England v Australia, 1st women's Test, Hove

Australian tail leads recovery

Jenny Thompson at Hove

August 9, 2005

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Close Australia 328 for 9 (Rolton 71, Nitschke 70* Fitzpatrick 53, Hayes 57) v England
Scorecard



Belinda Clark is bowled by Jenny Gunn as England make a great start at Hove © Getty Images
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Australia's tail wagged ferociously to bring them right back into the first Test on the opening day at a sunny Hove, with three of their lower order posting fifties. England's spinners had reduced Australia to an anaemic 115 for 7, but a strong rearguard fightback left the visitors on a robust 328 for 9 by the close. Holly Colvin, a 15-year-old left-arm spinner from Sussex, took three wickets on debut - and was in reach of a magical hat-trick - but things turned Australia's way from then on as England's heads went down.

Tall, blond, Australian fast bowlers have posed England attacks enough problems for one week - or so you would think. Today it was the turn of Cathryn Fitzpatrick to wreak havoc with the bat. Just as England were firmly on top and turning the screw, she planted her first international half-century. After a less than convincing start, she batted with style and panache to completely alter the course of the game. Nos 9 and 10, Julie Hayes and Shelley Nitschke, joined in the fun with half-centuries of their own to take Australia past the 300-mark and were well-set when stumps were drawn.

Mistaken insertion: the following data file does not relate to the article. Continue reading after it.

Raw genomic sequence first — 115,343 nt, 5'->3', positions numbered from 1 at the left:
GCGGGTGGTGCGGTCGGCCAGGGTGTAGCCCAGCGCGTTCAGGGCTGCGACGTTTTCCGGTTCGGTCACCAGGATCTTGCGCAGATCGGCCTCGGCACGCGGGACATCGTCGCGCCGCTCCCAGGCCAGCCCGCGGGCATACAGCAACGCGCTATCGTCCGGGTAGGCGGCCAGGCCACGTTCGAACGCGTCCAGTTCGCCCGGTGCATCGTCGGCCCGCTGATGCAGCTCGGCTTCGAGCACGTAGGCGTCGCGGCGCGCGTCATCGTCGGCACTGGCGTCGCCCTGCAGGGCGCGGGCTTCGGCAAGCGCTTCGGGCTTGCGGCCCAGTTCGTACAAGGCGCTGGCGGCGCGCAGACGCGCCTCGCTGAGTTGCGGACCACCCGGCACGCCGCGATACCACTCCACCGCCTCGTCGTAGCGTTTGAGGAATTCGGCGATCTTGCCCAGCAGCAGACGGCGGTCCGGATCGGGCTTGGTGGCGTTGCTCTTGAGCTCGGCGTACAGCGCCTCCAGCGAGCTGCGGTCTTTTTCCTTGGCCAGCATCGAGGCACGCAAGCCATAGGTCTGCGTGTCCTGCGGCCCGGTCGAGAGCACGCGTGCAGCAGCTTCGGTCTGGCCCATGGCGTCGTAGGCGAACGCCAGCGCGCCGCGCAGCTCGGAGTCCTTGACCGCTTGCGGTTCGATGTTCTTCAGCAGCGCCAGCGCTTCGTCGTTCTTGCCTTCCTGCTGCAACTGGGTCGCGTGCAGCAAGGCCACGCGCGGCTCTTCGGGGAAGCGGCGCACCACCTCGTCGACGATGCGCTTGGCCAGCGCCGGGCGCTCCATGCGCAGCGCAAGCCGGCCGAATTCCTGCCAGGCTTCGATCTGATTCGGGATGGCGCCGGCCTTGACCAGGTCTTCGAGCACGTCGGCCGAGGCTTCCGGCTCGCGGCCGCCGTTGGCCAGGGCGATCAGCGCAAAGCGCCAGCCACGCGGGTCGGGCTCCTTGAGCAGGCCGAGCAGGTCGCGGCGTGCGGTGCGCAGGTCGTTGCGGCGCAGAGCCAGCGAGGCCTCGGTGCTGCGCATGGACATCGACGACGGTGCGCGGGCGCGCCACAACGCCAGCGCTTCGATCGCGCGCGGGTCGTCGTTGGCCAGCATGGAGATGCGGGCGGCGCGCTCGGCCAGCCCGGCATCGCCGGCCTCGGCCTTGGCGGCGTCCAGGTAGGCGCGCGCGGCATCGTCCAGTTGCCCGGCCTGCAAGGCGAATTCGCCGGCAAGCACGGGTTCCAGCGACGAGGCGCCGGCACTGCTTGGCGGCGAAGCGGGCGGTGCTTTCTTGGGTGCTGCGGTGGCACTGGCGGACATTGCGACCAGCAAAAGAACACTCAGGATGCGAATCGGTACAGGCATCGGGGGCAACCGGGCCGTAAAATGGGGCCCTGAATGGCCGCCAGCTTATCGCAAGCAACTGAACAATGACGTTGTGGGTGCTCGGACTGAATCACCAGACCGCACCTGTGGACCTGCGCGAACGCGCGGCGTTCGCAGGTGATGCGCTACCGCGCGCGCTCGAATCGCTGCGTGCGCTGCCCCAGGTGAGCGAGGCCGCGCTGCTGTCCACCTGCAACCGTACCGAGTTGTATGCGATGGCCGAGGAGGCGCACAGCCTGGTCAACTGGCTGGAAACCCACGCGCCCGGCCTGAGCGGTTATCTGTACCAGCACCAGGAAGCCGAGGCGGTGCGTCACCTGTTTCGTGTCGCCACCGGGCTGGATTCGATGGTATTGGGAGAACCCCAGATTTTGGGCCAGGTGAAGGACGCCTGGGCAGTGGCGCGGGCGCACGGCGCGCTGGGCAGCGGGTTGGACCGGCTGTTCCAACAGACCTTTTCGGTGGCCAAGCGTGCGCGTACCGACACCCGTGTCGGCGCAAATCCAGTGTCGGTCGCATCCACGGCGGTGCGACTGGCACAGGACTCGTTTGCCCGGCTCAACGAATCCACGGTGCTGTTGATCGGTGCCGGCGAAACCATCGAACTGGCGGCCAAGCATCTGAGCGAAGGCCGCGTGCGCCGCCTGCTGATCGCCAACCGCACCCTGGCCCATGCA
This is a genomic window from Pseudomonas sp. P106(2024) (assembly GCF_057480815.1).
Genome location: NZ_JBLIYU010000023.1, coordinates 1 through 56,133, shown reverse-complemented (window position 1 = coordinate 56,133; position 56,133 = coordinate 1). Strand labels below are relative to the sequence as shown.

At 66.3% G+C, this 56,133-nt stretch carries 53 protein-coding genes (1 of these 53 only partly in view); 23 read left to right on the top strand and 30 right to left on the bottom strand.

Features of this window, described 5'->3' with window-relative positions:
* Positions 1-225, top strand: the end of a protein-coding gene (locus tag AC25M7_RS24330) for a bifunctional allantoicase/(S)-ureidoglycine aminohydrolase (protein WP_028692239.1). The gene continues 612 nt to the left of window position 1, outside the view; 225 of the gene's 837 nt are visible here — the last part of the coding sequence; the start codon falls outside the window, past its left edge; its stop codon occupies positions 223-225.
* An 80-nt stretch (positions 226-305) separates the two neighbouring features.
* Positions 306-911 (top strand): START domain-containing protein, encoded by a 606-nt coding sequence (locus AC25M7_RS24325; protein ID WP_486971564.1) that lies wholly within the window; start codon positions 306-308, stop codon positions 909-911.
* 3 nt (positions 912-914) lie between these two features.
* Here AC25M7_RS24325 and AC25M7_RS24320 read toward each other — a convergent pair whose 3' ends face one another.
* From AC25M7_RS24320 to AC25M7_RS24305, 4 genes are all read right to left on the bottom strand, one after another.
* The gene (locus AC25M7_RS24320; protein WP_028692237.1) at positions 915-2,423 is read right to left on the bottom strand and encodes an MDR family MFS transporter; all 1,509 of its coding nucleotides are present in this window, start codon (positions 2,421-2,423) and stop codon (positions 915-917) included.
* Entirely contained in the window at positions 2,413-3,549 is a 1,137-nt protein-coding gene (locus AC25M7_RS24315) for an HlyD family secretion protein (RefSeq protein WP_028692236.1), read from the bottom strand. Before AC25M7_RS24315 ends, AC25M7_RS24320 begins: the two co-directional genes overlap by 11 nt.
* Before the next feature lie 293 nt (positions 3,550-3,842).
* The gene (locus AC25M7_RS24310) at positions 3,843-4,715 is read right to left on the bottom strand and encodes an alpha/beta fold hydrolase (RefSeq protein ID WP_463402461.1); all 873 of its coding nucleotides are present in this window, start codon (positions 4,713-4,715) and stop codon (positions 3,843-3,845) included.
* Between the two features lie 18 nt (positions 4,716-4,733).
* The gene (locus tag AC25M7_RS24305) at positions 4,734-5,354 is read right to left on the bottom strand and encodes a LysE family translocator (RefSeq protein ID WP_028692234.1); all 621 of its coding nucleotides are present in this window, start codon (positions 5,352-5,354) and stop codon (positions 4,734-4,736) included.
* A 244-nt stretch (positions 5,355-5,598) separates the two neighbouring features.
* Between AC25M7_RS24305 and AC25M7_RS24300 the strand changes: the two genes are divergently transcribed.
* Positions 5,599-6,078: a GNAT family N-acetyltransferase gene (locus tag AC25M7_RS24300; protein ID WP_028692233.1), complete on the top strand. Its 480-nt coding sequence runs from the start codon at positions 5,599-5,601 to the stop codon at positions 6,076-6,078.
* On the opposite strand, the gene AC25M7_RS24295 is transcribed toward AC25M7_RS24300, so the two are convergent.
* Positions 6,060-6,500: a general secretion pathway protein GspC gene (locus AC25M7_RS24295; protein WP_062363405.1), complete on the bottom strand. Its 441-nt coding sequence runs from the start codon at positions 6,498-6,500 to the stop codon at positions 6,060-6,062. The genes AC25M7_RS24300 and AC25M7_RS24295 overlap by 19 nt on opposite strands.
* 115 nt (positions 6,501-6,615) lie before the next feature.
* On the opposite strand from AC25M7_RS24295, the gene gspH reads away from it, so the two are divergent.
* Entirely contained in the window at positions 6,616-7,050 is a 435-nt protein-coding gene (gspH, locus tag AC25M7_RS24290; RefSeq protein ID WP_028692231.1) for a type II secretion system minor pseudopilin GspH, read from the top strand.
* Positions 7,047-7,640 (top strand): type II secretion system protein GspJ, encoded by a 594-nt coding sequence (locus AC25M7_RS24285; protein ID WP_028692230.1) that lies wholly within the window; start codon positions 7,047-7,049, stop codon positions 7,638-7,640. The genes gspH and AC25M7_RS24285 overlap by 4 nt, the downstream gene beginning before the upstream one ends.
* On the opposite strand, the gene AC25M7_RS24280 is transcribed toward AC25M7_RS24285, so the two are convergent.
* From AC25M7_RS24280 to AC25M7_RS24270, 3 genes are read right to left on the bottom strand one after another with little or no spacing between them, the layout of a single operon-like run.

England opted for three spinners, including Colvin, when they realised that the pitch was an old one and conducive to turn. The move was paying off, and then some, as Colvin, Clare Connor and Rosalie Birch all struck to leave Australia in dire straits. Belinda Clark's decision to bat first was looking shaky to say the least, and having been bowled by Jenny Gunn for a duck in the second over, with her off-stump flattened, she could have been forgiven for thinking this wasn't going to be her day.



Holly Colvin performed well on her first day of international cricket, taking three wickets © Getty Images
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Australia were 87 for 4 by lunch, but Rolton had already reached a half-century and was in dominant mood. Her fifty was composed mainly of fours - ten of them in all - and she took a particular liking to Colvin. In just her second over of Test match cricket Colvin was clubbed for three fours, cover-drive, pull, cover-drive, by the world's best batswoman - it was a harsh introduction to the ultimate arena.

Colvin got her revenge next over after lunch, trapping Kate Blackwell for 6, then bowling Julia Price first ball. Her hat-trick ball was defended, but by that time Rolton was steadying the ship and went on to make a firecracking 71. Australia rallied as Australia can - and usually do - and it was the lower order who were the true heroes of the day.

Colvin struck again to dismiss Fitzpatrick for 53, caught at cover, but the damage was already being done to England and a long day in the field was beginning to tell. Colvin ended with the most expensive figures, her 16 overs going for 67, and at the end of the day all interview requests were turned down, the explanation that she would be too tired. She wasn't the only one.

Not used to fielding for more than 50 overs, England's bowlers wilted in the heat as the pitch flattened out - though it had a few gremlins in it - and a long day got longer. Australia's batsmen took their chances, and began to score at will, but England will be kicking themselves for feeding a generous diet of loose stuff which Australia feasted on with gusto. Nitschke was unbeaten on 70 by the close, and even the No. 11, Clea Smith chipped in with 31 not out.

It was a sulky, chided England who ran round the field to cool down. They will need to pick themselves up tomorrow - and fast.

Jenny Thompson is assistant editor of Cricinfo

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© ESPN Sports Media Ltd.

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